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Researchers Turn Waste From Coal Power Plants Into Concrete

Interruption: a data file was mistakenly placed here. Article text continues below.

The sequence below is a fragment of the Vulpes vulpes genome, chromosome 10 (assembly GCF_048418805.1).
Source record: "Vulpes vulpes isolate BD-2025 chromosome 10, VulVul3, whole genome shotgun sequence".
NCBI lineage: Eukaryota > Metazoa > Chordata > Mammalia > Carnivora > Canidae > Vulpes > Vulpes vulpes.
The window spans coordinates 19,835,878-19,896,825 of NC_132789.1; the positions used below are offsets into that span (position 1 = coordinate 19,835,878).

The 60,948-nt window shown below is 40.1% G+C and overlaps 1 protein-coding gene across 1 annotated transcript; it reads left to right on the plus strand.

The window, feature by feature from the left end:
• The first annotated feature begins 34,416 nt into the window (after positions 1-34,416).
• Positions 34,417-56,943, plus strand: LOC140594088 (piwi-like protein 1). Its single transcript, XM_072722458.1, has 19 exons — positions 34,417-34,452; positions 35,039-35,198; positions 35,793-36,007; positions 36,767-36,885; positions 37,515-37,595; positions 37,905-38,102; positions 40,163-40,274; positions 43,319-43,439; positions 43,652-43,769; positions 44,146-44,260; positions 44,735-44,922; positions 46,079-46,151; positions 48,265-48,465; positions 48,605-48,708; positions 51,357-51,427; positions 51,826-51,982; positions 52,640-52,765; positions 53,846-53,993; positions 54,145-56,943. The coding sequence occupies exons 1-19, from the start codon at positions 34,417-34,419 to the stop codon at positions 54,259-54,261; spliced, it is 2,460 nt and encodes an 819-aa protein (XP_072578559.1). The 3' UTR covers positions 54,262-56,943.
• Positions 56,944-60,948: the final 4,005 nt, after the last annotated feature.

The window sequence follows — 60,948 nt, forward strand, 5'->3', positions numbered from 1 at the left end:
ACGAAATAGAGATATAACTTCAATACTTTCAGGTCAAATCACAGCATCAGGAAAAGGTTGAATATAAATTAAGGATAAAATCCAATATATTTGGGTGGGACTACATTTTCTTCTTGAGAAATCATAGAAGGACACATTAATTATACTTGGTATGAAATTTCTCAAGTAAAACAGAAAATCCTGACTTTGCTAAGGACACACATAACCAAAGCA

Coal ash is the less notorious byproduct of coal-fired power plants. It’s the residual solid waste that comes from burning coal. While it doesn’t have the same deleterious reputation of its airborne counterparts, tens of millions of tons of ash does end up in landfills each year. Now researchers from Drexel University believe they have found a use for the powdery residue – one that could help make concrete more durable and crack-free.  Recently reported in the journal Cement and Concrete Composites, their discovery is a method for turning waste ash into a special concrete additive that helps to fortify its internal structure by promoting a uniform hardening process from the inside out. This additive – a high-performing, functional aggregate – could shorten the time it takes for concrete to harden and improve its durability by lowering the potential for crack formation, according to the researchers.  Read more.....

 

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